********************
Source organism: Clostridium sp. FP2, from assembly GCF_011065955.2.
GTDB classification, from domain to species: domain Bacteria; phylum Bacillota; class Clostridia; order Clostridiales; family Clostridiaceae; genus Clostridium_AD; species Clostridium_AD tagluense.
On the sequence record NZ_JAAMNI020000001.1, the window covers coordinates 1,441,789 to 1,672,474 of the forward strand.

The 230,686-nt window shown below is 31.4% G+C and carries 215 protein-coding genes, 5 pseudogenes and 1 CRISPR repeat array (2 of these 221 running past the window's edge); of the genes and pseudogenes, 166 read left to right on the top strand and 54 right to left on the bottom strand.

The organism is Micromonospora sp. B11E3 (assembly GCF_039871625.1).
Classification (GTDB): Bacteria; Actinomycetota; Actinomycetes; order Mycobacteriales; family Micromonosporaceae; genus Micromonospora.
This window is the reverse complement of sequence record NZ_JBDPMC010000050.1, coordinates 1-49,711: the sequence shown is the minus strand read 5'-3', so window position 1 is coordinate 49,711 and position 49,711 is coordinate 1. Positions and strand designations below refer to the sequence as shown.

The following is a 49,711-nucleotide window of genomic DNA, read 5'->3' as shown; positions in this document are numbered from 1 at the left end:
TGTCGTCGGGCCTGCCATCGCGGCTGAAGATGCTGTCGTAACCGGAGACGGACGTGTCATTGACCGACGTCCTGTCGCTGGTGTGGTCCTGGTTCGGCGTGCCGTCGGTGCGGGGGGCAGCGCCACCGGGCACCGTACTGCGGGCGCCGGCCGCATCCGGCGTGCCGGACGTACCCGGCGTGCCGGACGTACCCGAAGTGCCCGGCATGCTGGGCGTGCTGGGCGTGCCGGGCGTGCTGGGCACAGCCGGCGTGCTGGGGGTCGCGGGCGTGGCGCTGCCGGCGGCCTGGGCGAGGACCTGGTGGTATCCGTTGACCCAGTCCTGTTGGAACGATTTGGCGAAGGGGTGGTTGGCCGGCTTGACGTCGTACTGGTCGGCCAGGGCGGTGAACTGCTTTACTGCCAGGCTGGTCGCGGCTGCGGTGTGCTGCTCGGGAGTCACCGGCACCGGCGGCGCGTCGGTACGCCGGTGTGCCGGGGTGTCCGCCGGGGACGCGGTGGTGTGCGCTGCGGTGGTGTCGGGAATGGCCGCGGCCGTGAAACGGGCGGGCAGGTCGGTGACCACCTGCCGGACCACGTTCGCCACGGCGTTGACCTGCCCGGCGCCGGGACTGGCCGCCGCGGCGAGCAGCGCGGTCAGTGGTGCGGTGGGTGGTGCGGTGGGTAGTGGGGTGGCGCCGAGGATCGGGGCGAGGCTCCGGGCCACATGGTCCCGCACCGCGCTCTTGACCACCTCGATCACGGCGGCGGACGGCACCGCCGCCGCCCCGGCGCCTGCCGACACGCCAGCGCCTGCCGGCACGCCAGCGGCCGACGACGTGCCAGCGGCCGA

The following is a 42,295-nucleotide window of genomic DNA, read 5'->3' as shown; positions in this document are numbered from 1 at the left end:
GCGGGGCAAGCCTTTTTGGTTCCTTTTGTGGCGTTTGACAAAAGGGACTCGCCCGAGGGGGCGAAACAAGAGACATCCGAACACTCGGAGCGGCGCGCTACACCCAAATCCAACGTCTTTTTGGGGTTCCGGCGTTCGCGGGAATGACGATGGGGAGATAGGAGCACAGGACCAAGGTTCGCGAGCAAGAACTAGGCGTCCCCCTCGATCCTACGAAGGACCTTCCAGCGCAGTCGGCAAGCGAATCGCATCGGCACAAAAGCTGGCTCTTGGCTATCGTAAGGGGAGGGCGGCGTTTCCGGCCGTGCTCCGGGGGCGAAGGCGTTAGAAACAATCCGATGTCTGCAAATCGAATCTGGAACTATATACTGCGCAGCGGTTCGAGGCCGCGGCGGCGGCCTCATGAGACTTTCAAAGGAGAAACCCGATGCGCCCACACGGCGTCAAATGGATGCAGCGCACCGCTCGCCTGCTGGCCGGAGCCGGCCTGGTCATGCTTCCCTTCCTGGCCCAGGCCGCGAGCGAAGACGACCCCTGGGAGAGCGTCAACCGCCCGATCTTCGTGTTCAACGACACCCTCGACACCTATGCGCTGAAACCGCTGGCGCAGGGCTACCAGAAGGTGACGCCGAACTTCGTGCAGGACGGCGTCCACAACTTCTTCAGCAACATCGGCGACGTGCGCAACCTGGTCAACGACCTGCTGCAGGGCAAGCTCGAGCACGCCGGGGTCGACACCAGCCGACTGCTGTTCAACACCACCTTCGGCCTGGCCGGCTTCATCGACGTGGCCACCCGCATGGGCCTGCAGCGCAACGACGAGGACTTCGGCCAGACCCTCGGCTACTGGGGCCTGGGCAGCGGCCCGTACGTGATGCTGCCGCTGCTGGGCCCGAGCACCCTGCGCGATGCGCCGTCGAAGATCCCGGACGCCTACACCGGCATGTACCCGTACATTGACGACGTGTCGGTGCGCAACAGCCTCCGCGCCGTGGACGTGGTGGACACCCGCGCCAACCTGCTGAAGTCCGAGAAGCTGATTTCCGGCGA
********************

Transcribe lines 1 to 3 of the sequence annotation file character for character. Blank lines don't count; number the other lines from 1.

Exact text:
Source organism: Clostridium sp. FP2, from assembly GCF_011065955.2.
GTDB classification, from domain to species: domain Bacteria; phylum Bacillota; class Clostridia; order Clostridiales; family Clostridiaceae; genus Clostridium_AD; species Clostridium_AD tagluense.
On the sequence record NZ_JAAMNI020000001.1, the window covers coordinates 1,441,789 to 1,672,474 of the forward strand.